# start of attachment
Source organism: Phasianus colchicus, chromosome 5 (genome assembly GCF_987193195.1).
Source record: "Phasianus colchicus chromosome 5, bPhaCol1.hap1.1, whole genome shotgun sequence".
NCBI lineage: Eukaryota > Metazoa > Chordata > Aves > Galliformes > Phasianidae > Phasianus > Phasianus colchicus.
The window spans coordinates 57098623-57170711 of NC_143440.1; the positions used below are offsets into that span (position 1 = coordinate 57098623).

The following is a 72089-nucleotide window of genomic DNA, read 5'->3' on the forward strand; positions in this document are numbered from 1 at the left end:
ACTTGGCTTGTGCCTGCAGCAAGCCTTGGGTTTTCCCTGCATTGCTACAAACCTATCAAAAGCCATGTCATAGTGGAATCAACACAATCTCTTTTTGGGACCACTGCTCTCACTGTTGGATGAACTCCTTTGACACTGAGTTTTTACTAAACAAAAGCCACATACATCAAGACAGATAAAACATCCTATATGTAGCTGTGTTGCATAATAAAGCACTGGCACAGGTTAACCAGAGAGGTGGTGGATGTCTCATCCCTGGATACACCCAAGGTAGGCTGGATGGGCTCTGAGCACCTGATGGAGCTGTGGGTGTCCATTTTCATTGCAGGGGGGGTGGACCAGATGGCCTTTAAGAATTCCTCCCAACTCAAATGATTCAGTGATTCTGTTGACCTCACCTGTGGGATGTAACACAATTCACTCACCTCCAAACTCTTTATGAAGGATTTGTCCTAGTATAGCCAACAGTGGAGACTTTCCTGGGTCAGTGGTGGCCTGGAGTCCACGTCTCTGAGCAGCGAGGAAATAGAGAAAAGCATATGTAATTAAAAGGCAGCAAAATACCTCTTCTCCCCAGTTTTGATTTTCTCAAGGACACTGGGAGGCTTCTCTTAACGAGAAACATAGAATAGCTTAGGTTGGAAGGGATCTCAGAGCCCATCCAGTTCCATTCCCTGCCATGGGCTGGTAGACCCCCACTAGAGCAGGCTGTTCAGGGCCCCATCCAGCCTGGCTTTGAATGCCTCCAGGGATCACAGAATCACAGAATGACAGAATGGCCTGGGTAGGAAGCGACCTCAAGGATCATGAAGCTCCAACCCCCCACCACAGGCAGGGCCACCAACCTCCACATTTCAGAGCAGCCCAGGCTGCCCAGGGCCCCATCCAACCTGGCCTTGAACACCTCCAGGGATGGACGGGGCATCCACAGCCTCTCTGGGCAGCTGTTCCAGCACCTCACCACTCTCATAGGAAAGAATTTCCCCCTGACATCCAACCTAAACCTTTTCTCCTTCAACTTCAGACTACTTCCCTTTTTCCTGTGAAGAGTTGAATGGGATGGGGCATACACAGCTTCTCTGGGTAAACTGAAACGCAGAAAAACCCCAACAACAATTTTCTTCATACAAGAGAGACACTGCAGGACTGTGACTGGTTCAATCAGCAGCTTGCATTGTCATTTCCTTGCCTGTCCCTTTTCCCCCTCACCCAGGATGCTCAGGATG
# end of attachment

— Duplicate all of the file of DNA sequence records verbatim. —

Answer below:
Source organism: Phasianus colchicus, chromosome 5 (genome assembly GCF_987193195.1).
Source record: "Phasianus colchicus chromosome 5, bPhaCol1.hap1.1, whole genome shotgun sequence".
NCBI lineage: Eukaryota > Metazoa > Chordata > Aves > Galliformes > Phasianidae > Phasianus > Phasianus colchicus.
The window spans coordinates 57098623-57170711 of NC_143440.1; the positions used below are offsets into that span (position 1 = coordinate 57098623).

The following is a 72089-nucleotide window of genomic DNA, read 5'->3' on the forward strand; positions in this document are numbered from 1 at the left end:
ACTTGGCTTGTGCCTGCAGCAAGCCTTGGGTTTTCCCTGCATTGCTACAAACCTATCAAAAGCCATGTCATAGTGGAATCAACACAATCTCTTTTTGGGACCACTGCTCTCACTGTTGGATGAACTCCTTTGACACTGAGTTTTTACTAAACAAAAGCCACATACATCAAGACAGATAAAACATCCTATATGTAGCTGTGTTGCATAATAAAGCACTGGCACAGGTTAACCAGAGAGGTGGTGGATGTCTCATCCCTGGATACACCCAAGGTAGGCTGGATGGGCTCTGAGCACCTGATGGAGCTGTGGGTGTCCATTTTCATTGCAGGGGGGGTGGACCAGATGGCCTTTAAGAATTCCTCCCAACTCAAATGATTCAGTGATTCTGTTGACCTCACCTGTGGGATGTAACACAATTCACTCACCTCCAAACTCTTTATGAAGGATTTGTCCTAGTATAGCCAACAGTGGAGACTTTCCTGGGTCAGTGGTGGCCTGGAGTCCACGTCTCTGAGCAGCGAGGAAATAGAGAAAAGCATATGTAATTAAAAGGCAGCAAAATACCTCTTCTCCCCAGTTTTGATTTTCTCAAGGACACTGGGAGGCTTCTCTTAACGAGAAACATAGAATAGCTTAGGTTGGAAGGGATCTCAGAGCCCATCCAGTTCCATTCCCTGCCATGGGCTGGTAGACCCCCACTAGAGCAGGCTGTTCAGGGCCCCATCCAGCCTGGCTTTGAATGCCTCCAGGGATCACAGAATCACAGAATGACAGAATGGCCTGGGTAGGAAGCGACCTCAAGGATCATGAAGCTCCAACCCCCCACCACAGGCAGGGCCACCAACCTCCACATTTCAGAGCAGCCCAGGCTGCCCAGGGCCCCATCCAACCTGGCCTTGAACACCTCCAGGGATGGACGGGGCATCCACAGCCTCTCTGGGCAGCTGTTCCAGCACCTCACCACTCTCATAGGAAAGAATTTCCCCCTGACATCCAACCTAAACCTTTTCTCCTTCAACTTCAGACTACTTCCCTTTTTCCTGTGAAGAGTTGAATGGGATGGGGCATACACAGCTTCTCTGGGTAAACTGAAACGCAGAAAAACCCCAACAACAATTTTCTTCATACAAGAGAGACACTGCAGGACTGTGACTGGTTCAATCAGCAGCTTGCATTGTCATTTCCTTGCCTGTCCCTTTTCCCCCTCACCCAGGATGCTCAGGATG